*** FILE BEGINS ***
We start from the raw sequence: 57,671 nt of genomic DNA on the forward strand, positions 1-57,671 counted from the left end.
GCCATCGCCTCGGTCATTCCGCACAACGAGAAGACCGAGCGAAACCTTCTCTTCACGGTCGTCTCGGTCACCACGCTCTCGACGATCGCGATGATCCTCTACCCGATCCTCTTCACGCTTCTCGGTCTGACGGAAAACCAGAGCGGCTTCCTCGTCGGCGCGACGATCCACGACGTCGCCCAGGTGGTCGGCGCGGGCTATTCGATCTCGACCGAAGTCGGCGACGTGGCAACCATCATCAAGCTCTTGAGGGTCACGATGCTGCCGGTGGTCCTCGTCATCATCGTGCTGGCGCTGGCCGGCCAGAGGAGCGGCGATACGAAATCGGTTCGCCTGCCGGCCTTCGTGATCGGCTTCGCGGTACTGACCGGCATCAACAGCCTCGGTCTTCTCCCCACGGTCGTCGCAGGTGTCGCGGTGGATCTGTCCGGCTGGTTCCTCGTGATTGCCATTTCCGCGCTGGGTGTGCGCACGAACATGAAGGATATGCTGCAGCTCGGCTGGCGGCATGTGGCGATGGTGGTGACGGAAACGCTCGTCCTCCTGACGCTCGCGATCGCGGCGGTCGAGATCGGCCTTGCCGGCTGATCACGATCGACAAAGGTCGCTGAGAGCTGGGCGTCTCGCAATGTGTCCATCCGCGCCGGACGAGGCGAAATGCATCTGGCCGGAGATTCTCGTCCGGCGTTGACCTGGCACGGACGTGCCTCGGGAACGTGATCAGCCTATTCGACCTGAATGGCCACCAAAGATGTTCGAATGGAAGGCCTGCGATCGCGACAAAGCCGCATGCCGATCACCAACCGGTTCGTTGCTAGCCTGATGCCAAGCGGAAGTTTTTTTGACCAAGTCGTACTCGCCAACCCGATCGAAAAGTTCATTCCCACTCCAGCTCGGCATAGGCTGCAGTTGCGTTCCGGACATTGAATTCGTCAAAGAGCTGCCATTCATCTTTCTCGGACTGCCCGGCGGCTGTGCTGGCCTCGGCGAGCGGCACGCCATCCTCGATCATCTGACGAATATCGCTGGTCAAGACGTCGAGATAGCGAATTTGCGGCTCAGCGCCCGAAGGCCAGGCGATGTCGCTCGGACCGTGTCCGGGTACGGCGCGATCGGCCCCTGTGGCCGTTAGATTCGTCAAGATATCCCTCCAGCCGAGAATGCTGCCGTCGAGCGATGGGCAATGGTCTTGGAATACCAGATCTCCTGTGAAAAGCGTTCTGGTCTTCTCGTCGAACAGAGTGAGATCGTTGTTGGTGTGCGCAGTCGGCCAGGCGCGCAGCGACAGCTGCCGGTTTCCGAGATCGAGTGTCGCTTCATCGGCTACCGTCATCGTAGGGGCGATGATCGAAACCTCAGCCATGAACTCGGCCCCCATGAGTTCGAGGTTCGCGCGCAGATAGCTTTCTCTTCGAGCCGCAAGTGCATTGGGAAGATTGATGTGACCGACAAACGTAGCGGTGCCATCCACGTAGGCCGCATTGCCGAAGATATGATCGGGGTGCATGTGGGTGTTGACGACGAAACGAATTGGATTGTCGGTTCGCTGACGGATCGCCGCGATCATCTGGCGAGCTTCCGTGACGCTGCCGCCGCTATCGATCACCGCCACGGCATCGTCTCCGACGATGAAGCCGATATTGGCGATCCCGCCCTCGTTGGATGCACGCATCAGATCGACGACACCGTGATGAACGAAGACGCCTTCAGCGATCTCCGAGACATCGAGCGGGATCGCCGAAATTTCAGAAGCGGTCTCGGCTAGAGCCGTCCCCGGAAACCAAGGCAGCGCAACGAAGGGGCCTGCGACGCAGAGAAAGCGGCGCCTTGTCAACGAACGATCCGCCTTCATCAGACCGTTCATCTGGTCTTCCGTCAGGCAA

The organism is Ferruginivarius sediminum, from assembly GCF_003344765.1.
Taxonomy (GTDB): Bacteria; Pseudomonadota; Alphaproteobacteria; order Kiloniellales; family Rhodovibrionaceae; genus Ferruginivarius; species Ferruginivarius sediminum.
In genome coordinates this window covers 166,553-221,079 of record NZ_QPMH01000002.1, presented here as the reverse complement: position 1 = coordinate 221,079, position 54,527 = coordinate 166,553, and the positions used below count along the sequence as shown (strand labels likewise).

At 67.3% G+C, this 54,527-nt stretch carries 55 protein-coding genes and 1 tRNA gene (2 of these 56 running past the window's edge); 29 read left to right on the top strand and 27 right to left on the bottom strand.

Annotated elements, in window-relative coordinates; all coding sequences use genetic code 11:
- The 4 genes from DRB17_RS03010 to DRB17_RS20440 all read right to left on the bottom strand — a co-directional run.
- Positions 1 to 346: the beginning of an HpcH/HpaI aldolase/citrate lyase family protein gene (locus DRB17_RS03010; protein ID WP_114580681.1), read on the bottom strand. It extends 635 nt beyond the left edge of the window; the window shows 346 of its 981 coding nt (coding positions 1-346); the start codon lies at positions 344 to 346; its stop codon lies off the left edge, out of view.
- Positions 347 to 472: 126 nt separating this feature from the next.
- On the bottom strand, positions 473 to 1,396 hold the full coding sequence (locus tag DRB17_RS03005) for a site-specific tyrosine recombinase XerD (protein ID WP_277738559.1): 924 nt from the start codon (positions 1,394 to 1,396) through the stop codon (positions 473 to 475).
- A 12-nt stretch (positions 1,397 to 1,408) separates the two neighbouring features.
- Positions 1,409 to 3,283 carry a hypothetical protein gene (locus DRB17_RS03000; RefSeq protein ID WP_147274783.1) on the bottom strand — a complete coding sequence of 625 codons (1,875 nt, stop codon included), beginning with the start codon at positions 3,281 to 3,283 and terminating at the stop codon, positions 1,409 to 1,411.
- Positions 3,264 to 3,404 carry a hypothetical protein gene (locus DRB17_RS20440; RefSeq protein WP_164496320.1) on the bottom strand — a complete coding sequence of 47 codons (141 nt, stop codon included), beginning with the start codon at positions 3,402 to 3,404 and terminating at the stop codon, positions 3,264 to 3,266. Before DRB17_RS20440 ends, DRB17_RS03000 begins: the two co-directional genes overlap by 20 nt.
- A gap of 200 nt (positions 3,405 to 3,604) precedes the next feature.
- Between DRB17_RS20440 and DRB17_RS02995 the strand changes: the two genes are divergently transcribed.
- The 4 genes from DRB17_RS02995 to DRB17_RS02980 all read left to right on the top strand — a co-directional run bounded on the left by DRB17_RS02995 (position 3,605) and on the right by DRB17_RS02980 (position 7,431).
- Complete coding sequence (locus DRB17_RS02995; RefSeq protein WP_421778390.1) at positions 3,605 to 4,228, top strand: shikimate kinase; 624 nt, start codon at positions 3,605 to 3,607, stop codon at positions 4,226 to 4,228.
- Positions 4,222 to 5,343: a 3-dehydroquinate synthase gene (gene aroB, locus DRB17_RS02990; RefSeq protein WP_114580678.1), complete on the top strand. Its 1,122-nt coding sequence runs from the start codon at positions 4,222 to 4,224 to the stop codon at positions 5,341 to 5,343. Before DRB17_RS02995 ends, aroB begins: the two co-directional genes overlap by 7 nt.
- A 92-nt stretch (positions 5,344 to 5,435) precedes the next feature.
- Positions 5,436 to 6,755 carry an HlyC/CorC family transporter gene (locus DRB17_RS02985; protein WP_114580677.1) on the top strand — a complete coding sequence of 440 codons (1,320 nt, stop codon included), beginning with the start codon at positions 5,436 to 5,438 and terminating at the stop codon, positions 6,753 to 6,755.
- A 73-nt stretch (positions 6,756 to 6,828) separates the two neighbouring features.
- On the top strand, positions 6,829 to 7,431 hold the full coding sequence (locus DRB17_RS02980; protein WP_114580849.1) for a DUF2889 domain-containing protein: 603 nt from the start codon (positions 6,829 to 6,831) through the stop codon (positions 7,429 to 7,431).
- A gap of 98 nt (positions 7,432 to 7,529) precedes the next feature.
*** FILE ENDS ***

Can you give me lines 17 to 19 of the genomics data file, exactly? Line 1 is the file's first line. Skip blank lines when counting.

- The 4 genes from DRB17_RS02995 to DRB17_RS02980 all read left to right on the top strand — a co-directional run bounded on the left by DRB17_RS02995 (position 3,605) and on the right by DRB17_RS02980 (position 7,431).
- Complete coding sequence (locus DRB17_RS02995; RefSeq protein WP_421778390.1) at positions 3,605 to 4,228, top strand: shikimate kinase; 624 nt, start codon at positions 3,605 to 3,607, stop codon at positions 4,226 to 4,228.
- Positions 4,222 to 5,343: a 3-dehydroquinate synthase gene (gene aroB, locus DRB17_RS02990; RefSeq protein WP_114580678.1), complete on the top strand. Its 1,122-nt coding sequence runs from the start codon at positions 4,222 to 4,224 to the stop codon at positions 5,341 to 5,343. Before DRB17_RS02995 ends, aroB begins: the two co-directional genes overlap by 7 nt.